Dierks Bentley is never not here to party. (Zach Belcher)

Despite his megastardom, Dierks Bentley radiates regular-guy-ness. Take his songs, which fall somewhere between the bros-gone-wild jams and sensitive mom-pop tunes that dominate the country music scene. Or the way this husband and dad of three young kids is still trying to figure out the work-life balance thing. Or how he seems to live his whole life in jeans and a T-shirt. Even after eight studio albums, 15 No. 1 singles on Billboard’s Country Airplay chart, 16 CMA nominations (and three wins) and 13 Grammy nominations (no wins yet), he just gets us. “We recognize [that in] the audience, a lot of people are out there to blow off steam,” says Bentley, who’ll perform at Merriweather Post Pavilion on Friday before coming back on June 9 for round two at Jiffy Lube Live. And he promises he’ll make it worth your hard-earned cash. “You can’t escape the fact that you’ve been there before — you know what it’s like to go to a show and how much it costs. You always have that in the back of your mind.”

Your latest album, “Black,” and the song of the same name are explorations of a relationship, partly inspired by you and your wife. Was sharing details about your marriage a big undertaking for you?

It was. Every record, I’m trying to find some sort of thread to make it feel like an album and not just a collection of songs that I like. With this record, I had no idea at all what to write about. I wrote the song “Black” and it’s amazing that one song can really tie everything together.

My wife’s maiden name is Black, I love the color black, it means so much to me. There’s so much color in the color black to me. It’s the nighttime, it’s all the fun stuff that happens after dark. It became the cornerstone of the album — making something autobiographical and taking the creative freedom to go down different paths. Some of the darker parts — deception, jealousy, sabotaging a relationship on purpose — are all there in this record. I really feel like I made a complete album. But if you got any ideas for the next one, let me know.

How have you approached coming up with themes in the past?

I write nonstop, and just write my way into some sort of idea. You can talk all you want, but unless you’re writing, you’re not actually working on your craft.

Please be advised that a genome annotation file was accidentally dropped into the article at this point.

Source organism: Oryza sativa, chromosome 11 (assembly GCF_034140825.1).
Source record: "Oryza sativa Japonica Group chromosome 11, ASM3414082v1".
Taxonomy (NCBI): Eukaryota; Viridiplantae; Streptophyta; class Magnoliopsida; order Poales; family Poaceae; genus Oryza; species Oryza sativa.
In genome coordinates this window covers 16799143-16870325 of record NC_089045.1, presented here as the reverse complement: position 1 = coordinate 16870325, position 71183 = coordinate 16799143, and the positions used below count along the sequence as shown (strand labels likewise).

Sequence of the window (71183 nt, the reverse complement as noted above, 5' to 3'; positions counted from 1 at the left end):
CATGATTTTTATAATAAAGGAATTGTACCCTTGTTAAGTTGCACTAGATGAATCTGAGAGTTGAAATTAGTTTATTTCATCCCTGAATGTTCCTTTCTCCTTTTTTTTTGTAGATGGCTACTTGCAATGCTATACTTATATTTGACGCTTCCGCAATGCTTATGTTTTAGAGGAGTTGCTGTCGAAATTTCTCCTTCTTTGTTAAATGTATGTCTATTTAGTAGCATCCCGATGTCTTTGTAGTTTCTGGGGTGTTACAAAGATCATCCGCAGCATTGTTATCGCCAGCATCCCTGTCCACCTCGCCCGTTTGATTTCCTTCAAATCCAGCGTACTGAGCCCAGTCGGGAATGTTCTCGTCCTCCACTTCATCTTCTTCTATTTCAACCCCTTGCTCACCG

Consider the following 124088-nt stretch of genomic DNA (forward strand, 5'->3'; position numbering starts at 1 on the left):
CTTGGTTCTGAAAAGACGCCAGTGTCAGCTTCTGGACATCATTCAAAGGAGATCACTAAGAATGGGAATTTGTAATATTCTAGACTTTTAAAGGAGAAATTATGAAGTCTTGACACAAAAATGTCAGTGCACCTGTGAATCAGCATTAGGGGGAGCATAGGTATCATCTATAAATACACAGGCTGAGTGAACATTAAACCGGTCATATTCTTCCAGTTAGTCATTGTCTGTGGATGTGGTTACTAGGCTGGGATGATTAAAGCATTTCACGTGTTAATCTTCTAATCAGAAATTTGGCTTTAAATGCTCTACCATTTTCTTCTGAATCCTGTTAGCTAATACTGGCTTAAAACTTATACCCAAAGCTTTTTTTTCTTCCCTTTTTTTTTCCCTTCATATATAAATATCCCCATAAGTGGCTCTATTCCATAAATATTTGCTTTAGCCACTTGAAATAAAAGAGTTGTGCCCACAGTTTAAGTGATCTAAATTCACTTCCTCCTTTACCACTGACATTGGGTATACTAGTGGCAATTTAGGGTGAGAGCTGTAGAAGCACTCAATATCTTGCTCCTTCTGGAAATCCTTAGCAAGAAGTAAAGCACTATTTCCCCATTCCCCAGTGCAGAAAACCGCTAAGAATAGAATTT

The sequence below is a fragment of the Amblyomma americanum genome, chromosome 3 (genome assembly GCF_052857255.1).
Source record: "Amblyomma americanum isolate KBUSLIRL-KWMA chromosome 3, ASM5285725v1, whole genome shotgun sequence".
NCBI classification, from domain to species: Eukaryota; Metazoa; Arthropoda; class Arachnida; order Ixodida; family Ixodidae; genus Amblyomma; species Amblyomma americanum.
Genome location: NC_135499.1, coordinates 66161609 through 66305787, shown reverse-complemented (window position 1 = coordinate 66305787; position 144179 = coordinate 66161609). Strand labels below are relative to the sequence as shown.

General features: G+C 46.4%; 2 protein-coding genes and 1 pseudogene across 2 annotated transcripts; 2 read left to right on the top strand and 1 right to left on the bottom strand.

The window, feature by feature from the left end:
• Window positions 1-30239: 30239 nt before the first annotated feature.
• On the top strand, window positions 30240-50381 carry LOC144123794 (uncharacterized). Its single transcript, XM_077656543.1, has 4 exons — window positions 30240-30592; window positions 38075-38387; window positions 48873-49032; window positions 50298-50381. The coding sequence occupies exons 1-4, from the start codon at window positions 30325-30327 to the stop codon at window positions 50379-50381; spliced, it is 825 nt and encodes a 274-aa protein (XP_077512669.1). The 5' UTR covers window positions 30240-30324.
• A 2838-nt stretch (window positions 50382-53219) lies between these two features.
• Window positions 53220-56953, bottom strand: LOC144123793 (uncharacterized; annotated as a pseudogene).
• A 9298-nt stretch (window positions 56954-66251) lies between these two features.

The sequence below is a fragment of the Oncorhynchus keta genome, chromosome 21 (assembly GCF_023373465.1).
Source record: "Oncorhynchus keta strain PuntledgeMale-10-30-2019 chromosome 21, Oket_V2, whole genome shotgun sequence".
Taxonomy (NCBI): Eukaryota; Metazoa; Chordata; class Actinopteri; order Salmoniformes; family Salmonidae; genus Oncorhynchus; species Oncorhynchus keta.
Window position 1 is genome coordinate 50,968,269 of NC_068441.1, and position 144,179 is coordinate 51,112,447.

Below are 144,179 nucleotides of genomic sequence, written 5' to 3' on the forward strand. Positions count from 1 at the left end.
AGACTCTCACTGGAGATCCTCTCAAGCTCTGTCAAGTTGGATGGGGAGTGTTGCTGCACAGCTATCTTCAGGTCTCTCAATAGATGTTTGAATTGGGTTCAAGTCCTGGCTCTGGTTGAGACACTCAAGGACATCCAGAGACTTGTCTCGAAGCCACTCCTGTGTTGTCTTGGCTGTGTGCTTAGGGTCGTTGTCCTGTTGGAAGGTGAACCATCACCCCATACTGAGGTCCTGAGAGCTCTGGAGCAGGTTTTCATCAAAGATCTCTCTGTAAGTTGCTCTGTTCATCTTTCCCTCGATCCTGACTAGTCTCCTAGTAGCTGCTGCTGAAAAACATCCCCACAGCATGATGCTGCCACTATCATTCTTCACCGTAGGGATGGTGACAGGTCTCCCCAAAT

Tell me about your vision for this tour.

[Country music] is definitely the most celebratory of many genres. It’s tricky — at least it is for me. It can’t be all [about] that. It has to be like a roller coaster. There has to be a creative way to make that ride happen, and that’s where special songs factor into the show — songs like, in my show, “Riser,” about people that put one foot in front of the other. Although it is a really high-energy show. I’m running around stage like I’ve had a thousand Red Bulls. You have 10,000 people in the room and you want to give them something that’s going to hit them hard and then back it up with something that’s going to get them rocking again.

Do you ever take your family out on the road with you?

In the summer months, I’ll get an extra bus and it’s a huge luxury. I’ll get them to come out and it’s just craziness on the road. It’s so fun. I fly — I’m a pilot — so I can cut the corners off of some traveling. But without aviation, it really limits how much I’m able to do this because I’m determined to be as good of a dad as I feel like I’ve been as an entertainer. And that’s a main thing.

You’ve been nominated for several awards throughout your career. What was it like at one of those award shows the first time you saw your idols in the same room? Were you starstruck?

Oh, man, growing up and seeing Garth Brooks wearing a tuxedo with tails — it’s crazy! The first show I went to I was working at the Country Music Association as an intern, and I was helping Shania Twain go from one spot to another. Or I was seeing Alan Jackson’s rehearsal and was the only person in the room.

These days, there’s a lot of conversation about what awards mean and don’t mean. What do they mean to you?

They mean everything if you win. If you lose one, they don’t mean anything. It’s like, you lose something like that, you go, “Oh, it’s an award show. These things are all biased and political and a bunch of crap.” But if you win one, you’re like, “This validates my whole reason for living!” I think I’ve learned to find a middle ground.

I don’t want to ruin it for the fans out there, but there’s all sorts of stuff that goes on at awards shows, right? You don’t want to see how a steak is made. It’s better to have it come to your table and eat it. For fans, I just say relax and enjoy the entertainment. All your favorite singers are in one room. They’re dressed up, they’re playing their best song, they’re doing collaborations and it’s just so fun watching that.

Merriweather Post Pavilion, 10475 Little Patuxent Parkway, Columbia, Md.; Fri., 7 p.m., $46-$76. Jiffy Lube Live, 7800 Cellar Door Drive, Bristow, Va.; June 9, 7 p.m., $32.25-$72.